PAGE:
Since landing pages are usually built with a single outcome or conversion point in mind, they’re often very useful for building your email list. Not only will you be able to create a specific offer on a distraction-free page, but measuring your results is much more straightforward.
Because of this, landing pages are also a great place to send page traffic. For example, you can create targeted ads on Facebook to drive people to a downloadable guide that connects to your product (such as a recipe handbook if you sell food.) The targeting options available today mean you can build an offer with an audience already in mind, then tweak attributes like location, age, gender, profession, interests, and more to reach the right people.
4. Create a questionnaire to engage with your target audience and collect email addresses
This questionnaire can be for market research or even crowdsourced blog content. You can include a field to collect email addresses and either add a note that lets people know they will get added to your list upon filling out the form or incorporate a question at the end asking if you can add them.
Send your form to friends and family, post it in Facebook groups, mention it on social media, and include a special offer for people who fill it out. For example, you could say, “Upon filling out our short questionnaire, you’ll get a special code for 10% off your first online purchase.”
You might even consider sending out a questionnaire before your product launches. This is a great way to get your email list started and bring friends, family, and potential customers on your startup journey.
5. Offer something for free in exchange for email addresses
Email lists usually lean on the exchange of value in order to encourage people to subscribe, but since readers can’t necessarily “get” any value until your first broadcast, freebies are commonly used to provide a more immediate reward.
Free offers and downloadable how-to content are tried-and-true approaches, but you can also explore partnerships with complementary brands to mix up your offers and gain a promotional partner. For example, if you sell cooking utensils, you might entice subscribers with a $20 gift card to Thrive Market.
Tortuga backpacks offers a free packing list in addition to ongoing tips for travelers, when you sign up for their newsletter.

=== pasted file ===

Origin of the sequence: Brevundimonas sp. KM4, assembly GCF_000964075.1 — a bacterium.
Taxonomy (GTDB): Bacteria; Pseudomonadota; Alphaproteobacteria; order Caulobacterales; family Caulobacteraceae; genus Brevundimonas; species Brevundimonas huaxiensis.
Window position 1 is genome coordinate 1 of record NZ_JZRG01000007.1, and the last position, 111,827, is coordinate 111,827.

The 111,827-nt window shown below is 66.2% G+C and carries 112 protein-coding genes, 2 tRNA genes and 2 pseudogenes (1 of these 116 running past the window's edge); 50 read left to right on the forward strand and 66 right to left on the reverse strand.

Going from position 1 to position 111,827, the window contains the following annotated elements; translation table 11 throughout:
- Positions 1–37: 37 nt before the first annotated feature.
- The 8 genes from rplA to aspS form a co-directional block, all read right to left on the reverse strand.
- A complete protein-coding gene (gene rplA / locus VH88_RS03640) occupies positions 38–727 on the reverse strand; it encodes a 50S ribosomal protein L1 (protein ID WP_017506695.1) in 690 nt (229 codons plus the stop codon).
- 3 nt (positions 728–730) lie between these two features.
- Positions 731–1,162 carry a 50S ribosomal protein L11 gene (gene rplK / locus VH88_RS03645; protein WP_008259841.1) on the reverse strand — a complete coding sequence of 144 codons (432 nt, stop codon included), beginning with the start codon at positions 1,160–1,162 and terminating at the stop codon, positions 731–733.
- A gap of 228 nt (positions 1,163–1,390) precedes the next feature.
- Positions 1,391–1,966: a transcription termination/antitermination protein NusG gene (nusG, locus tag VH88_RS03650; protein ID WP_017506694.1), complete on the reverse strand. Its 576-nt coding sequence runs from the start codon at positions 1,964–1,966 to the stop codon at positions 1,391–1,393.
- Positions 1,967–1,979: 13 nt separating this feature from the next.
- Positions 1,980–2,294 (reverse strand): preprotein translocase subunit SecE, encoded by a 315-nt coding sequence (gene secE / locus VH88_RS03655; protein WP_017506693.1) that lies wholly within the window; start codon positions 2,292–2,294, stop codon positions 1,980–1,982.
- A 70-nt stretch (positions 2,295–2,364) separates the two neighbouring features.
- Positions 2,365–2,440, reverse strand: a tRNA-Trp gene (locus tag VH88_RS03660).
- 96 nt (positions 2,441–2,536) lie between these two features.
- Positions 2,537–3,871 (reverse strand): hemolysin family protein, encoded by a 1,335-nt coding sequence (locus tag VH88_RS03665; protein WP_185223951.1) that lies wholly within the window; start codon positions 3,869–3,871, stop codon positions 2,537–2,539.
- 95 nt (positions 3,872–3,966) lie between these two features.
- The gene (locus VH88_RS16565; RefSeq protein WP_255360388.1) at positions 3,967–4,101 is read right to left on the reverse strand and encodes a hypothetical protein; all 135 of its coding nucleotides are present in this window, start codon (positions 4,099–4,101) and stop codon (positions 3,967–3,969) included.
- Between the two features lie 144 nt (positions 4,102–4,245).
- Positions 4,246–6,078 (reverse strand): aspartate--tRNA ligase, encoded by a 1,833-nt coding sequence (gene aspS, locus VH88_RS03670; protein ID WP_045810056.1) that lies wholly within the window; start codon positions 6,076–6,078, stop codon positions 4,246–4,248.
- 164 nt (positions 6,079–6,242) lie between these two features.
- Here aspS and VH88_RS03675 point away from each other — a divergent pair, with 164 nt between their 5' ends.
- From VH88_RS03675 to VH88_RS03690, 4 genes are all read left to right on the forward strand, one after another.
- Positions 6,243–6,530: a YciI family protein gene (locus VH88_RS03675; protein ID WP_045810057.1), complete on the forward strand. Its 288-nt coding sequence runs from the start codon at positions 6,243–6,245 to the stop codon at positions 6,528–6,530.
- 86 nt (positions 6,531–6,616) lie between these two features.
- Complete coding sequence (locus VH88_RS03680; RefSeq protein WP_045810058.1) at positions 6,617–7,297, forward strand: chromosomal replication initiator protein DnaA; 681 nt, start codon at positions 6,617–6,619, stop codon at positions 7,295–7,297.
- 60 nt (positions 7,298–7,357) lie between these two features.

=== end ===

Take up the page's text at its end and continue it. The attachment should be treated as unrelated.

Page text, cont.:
If you don’t currently have a great understanding of how much the average subscriber is worth to your business, you may want to invest in an offer that has an upfront cost but no ongoing costs once the offer is complete.
A free guide, usually in the form of additional tips and tricks around your product category, is the perfect example. After the cost of your time (and yes, your time is very valuable!) or the associated writing and design fees, you can offer a strong incentive to join your newsletter and you won’t have any recurring costs, aside from hosting the guide itself.
6. Hold contests or giveaways on social media
Contents and giveaways can help accelerate list growth by turning the act of subscribing into a shareable event. The added momentum of a contest can be especially valuable in the early days, when your list of subscribers is small and you don’t have existing traffic to leverage.
One way to multiply this strategy is by partnering with other ecommerce brands who sell to similar customers. With the right partner, your products will complement each other, making the offer more compelling than if you ran the contest alone.
Another option is to look for influencers who are already reaching your ideal customers. Since influencers often use giveaways for their own purposes—typically, to break through the noise and grow their following—you may be able to justify the cost of offering your product in exchange for their ability to kickstart your giveaway campaign.
Building an email list is not one size fits all
No two businesses are exactly alike, so it’s important to test various strategies for building your email list to find what works best. Depending on how valuable email marketing is as a channel for your company, your investment in growing your list may be different, too. In either case, we hope these tips helped spark creativity and will get you started on building a quality email list for your ecommerce store.
What list building tactics helped you build your email list? Let us know in the comments below.